Nearly one in three Brits say apps are having a negative impact on their personal finances, making it too easy to spend at any time of day or night. As most people have their smartphone close to hand at all times, it's not surprising to find that it's being used to spend, and this app-enabled purchasing can add up to quite a lot.
We all know how much of a time sink smartphones can be, with an endless number of apps available to keep us distracted at all times. Now, a survey run by the Financial Services Compensation Scheme (FSCS) has revealed that almost two-thirds of Brits (61%) believe apps make it easier to spend, with nearly a third (31%) stating that apps make them spend more or lose track of their spending, thereby negatively impacting their finances.
The research further found that the average person has 10 apps on their smartphone or tablet that allow them to spend money – sometimes requiring only a single tap. These apps are most often accessed in bed, with people splurging either before getting up and starting the day (38%) or at night just before sleep (18%). However, 15% of survey participants revealed they also spend while at work.
All this buying can add up to an average of £123.20 spent through apps per month. The average for women is a little higher, at £131.00, while men spend an average of £115.39 per month.
What they spend their money on also differs per gender, with men twice as likely to make impulse buys while out with friends or at the pub (according to additional Censuswide date). And given the increasing number of apps that require only a fingerprint to process a payment, being too drunk to remember your passwords is no longer a safe deterrent from going on a spending spree.
Women tend to spend more on online food shopping, either ordering groceries (£41.31 versus men's £26.62) or meals for home delivery (£15.27 versus £11.57), as well as splurging on general shopping through for instance the Amazon mobile app (£41.16 versus £32.99). Men, on the other hand, spend a lot more on online gambling apps (£10.05 versus women's £5.32), as well as entertainment (£9.09 versus £6.07) and music (£6.43 versus £4.58).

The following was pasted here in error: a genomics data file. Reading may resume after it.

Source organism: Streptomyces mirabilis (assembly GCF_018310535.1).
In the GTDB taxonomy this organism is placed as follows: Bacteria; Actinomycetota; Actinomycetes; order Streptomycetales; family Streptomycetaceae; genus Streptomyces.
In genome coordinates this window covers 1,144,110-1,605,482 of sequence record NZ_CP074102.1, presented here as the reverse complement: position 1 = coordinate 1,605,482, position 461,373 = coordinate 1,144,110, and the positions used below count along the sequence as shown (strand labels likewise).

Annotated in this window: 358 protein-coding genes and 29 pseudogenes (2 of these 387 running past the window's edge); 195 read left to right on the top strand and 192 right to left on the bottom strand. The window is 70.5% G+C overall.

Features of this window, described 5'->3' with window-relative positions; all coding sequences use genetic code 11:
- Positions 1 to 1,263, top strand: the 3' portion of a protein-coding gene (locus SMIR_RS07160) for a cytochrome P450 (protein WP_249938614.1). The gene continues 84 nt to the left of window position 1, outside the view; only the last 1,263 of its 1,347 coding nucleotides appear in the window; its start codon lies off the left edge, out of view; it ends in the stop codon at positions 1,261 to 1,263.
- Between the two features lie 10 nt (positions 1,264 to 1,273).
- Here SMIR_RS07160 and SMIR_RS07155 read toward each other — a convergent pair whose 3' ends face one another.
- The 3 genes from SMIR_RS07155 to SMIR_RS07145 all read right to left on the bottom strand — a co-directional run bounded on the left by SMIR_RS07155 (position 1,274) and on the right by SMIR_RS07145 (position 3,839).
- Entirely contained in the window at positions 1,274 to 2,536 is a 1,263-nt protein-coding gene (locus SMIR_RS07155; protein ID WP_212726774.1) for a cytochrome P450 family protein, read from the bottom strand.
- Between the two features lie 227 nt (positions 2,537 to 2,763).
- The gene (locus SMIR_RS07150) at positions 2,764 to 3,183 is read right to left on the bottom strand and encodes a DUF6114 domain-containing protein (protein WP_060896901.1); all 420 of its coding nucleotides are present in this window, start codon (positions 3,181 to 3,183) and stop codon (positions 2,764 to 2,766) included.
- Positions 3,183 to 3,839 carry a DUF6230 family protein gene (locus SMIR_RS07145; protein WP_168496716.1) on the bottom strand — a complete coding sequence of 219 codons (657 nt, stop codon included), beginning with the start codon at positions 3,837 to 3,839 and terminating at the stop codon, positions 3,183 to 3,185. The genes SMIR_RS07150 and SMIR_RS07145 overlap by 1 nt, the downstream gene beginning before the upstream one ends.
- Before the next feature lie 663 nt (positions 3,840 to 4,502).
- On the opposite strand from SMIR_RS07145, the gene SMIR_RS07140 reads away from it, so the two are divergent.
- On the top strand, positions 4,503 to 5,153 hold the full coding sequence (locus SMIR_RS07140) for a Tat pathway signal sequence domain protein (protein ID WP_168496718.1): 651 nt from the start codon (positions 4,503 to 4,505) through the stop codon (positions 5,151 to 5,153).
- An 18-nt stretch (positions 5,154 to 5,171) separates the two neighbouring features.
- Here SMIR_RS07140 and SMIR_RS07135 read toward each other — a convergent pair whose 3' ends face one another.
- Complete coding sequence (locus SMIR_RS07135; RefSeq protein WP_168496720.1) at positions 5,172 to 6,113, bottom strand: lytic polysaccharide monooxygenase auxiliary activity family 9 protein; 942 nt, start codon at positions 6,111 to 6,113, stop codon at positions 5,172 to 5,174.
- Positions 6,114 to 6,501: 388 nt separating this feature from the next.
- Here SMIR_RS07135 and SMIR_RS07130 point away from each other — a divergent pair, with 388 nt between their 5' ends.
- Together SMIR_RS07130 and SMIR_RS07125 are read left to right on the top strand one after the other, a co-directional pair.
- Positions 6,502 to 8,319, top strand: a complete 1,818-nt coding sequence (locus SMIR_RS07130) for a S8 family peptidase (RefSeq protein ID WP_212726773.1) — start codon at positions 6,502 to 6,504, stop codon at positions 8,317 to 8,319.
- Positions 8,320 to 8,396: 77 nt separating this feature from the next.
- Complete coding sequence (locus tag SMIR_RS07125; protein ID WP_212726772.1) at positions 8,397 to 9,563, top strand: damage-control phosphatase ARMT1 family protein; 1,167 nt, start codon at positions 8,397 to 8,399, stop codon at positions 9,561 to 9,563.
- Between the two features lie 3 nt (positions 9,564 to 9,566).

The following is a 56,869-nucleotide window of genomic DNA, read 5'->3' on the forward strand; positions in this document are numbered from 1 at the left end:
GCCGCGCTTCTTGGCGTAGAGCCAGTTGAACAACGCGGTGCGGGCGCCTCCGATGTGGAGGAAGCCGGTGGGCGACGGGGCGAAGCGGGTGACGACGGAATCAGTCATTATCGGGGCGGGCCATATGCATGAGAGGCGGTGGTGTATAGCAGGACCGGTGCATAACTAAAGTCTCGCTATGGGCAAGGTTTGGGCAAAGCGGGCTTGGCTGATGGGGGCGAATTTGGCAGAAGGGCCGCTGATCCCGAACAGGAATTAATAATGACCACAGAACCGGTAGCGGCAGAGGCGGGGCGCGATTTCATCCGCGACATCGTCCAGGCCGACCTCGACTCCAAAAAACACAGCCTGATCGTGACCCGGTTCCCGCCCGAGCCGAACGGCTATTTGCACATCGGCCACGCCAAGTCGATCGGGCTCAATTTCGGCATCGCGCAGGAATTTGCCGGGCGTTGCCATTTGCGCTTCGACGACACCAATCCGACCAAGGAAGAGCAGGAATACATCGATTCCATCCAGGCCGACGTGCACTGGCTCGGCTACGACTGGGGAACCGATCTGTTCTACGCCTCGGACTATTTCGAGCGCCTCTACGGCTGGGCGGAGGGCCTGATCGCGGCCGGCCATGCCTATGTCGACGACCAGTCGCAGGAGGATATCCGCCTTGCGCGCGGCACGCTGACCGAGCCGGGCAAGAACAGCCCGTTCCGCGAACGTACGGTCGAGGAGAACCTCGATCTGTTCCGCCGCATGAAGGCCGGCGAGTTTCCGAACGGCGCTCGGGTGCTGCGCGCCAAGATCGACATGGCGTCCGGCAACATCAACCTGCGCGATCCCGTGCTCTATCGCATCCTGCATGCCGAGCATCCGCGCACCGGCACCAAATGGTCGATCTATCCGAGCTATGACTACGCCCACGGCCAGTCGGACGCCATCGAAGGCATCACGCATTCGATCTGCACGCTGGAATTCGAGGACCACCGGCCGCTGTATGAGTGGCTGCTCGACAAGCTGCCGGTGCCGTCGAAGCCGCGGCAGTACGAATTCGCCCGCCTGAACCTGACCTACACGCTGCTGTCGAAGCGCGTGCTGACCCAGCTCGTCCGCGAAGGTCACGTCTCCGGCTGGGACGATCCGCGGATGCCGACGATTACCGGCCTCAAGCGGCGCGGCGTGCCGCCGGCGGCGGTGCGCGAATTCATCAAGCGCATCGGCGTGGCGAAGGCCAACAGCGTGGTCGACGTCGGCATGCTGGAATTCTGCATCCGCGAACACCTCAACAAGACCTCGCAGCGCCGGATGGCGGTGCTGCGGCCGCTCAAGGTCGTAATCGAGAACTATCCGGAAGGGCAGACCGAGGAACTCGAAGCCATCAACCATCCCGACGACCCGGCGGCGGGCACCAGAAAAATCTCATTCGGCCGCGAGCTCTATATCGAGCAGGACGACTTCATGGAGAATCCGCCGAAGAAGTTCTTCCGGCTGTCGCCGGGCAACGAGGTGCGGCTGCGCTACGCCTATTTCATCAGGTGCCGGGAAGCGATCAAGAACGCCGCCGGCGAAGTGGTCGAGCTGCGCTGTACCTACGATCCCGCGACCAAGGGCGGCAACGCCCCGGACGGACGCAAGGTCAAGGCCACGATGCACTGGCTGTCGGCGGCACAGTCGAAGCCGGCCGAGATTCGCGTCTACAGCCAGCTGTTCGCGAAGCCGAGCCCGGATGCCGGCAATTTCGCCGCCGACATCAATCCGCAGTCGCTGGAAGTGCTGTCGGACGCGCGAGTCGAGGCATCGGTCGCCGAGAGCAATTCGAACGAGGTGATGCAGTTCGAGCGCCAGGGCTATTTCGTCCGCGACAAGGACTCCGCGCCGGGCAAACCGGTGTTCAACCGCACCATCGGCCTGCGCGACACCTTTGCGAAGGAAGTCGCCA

Money also goes into pampering apps, travel (such as Lyft) and socialising online. Meanwhile, only 18% of respondents said they have an app on one of their electronic devices that helps them to save or manage their money better, with men slightly ahead of the curve at 21% versus women's 16% with a savings app.
While one way to resist temptation is simply to disable payment methods that allow easy spending, such as the one-click or fingerprint buying methods, smartphones can also be used for good. Not only are there banks such as Atom Bank which are accessible exclusively through a smartphone app – and pay some of the best fixed savings rates to boot – but there are also plenty of other apps that can help you save.
And there is certainly a need for these apps, as 23% said they would save more if it was easier to set money aside, 21% if they could get a savings tool to show them how much they could or should save, and 16% would save more if they were given regular reminders.
Mark Oakes, head of Communications at the FSCS, commented: "Being able to make purchases at the touch of a button removes the thinking time you would usually have if you were in a shop. It requires discipline to stay in control of your money - not only spending but also saving - but it's worth doing. Setting aside just a little a month can add up to a big sum."
So, aside from maybe deleting some of those all-too tempting apps from your phone, why not look through the best savings accounts to see which ones can be managed via smartphone or online, as those will usually come with handy tools and reminders. Also consider putting some general savings tools or voucher apps on your phone, as discounts and vouchers can help save you money in a different way.
Information is correct as of the date of publication (shown at the top of this article). Any products featured may be withdrawn by their provider or changed at any time.